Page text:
Fast Food Beyond Burgers

If you're in a fast-food rut, look around for some quick and different approaches to fast-food eating:

  • Sushi bar • Submarine sandwich spot
  • Wrap restaurant • Bakery-shop deli
  • Noodle shop like fries with that?" or "Do you want the value size?" It's okay to say "no."
  • Go easy on snacks. A large order of fries and a large soft drink can add up to a hefty 650 or more calories!
  • Split your order. Halve the calories and double the pleasure—share your fries or sandwich with a friend!
  • Decide before you order whether the "value meal" is a good deal. If you don't need the extra food, there's really no extra value; smaller may cost less. Sharing may be a good deal.

For more food variety...

  • For flavor and nutrition, consider the other foods you have eaten—or will eat—during the day. Order fruits, vegetables, calcium-rich foods, and even whole grains if you can.
  • Select a side of salad, raw vegetables, or coleslaw for added vitamins A and C, and fiber. Boost your calcium intake with reduced-fat, low-fat, or fat-free milk.
  • Try different types of fast foods, not the same foods every day.
  • Enjoy fast-food outlets that serve ethnic foods: perhaps Chinese stir-fry dishes, a Mexican burrito, Japanese domburi, or a vegetable-stuffed pita with cucumber-yogurt dressing. Often food courts in shopping malls allow you to travel the world of flavor without leaving home.

Trim the calories and fat...

  • Learn to spot high-fat foods—then go easy.
  • On sandwiches and salads, go easy on condiments, special sauces, and dressings. Just one packet of mayonnaise (about 1 tablespoon) adds about 60 calories and 5 fat grams. The same size packet of tartar sauce has about 70 calories and 8 fat grams. And a 1 Vi-ounce packet of French dressing contains about 185 calories and 17 fat grams. Ask for mustard, catsup, salsa, or low-fat or fat-free condiments, spreads, and dressings (mayonnaise, sour cream, or cream cheese).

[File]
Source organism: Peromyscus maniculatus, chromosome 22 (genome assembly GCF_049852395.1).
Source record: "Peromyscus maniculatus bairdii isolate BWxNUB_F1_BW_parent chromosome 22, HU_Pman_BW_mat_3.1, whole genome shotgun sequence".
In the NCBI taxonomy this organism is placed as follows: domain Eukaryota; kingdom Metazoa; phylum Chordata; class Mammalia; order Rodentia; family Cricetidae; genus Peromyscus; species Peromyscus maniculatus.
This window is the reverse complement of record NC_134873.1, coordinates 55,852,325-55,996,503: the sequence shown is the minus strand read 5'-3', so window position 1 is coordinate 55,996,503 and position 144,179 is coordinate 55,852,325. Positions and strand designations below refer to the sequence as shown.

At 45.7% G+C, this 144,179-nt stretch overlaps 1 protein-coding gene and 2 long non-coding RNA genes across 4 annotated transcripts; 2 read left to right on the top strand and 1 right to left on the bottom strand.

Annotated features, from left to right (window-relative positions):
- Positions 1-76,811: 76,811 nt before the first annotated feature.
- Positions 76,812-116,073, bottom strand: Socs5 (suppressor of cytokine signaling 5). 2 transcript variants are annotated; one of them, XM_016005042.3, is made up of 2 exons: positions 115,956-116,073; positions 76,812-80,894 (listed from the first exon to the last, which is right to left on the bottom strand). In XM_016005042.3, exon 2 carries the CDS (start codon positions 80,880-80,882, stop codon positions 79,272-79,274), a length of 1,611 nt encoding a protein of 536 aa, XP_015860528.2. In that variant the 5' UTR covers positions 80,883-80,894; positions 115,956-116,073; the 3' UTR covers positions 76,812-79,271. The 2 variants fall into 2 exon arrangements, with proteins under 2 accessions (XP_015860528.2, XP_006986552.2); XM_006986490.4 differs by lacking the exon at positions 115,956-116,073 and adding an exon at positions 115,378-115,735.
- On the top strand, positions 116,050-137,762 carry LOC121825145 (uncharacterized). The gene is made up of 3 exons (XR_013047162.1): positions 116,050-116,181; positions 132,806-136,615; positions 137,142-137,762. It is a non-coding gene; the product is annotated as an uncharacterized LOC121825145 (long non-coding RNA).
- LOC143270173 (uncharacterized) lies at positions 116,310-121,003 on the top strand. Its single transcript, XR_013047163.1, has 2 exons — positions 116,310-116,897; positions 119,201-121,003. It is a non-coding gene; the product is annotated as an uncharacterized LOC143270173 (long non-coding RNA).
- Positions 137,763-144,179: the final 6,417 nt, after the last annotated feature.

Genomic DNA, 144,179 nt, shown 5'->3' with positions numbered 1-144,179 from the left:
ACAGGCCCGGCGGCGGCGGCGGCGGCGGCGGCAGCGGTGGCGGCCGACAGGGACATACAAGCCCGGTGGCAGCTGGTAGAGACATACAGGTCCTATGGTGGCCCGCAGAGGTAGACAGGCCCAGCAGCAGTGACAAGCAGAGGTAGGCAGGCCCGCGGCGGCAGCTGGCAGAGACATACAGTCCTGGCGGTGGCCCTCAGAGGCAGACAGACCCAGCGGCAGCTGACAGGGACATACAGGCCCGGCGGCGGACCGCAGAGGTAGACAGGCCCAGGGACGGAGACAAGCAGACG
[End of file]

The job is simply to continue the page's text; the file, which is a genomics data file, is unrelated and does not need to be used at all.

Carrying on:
• For fried foods, pay attention to the oil used for frying. Most fast-food chains use 100 percent vegetable oil, which may be identified on the menu. Vegetable oil is cholesterol-free and high in polyunsaturated fatty acids; the oil used for frying in the fast-food industry is often high in trans fatty acids. See "About Trans Fats " in chapter 3. And when French fries and other foods are fried in fat that's partly beef tallow, these foods contain more cholesterol and saturated fats.
  • Better yet, choose fried foods only as "sometimes" foods. Rely mostly on grilled, broiled, steamed, or microwaved fast foods instead.
  • Read on for more fast-food tips. Check "FFF— Fast Food Facts" in this chapter, or look for nutrition information on posters, in brochures, or online.

Lighten up on salt...

Many fast foods are high in sodium—a challenge if you're sodium-sensitive. For less salt and sodium, ask for unsalted fries. Skip special sauces, pickles, olives, relish bacon, sausage, ham, and deli meat.

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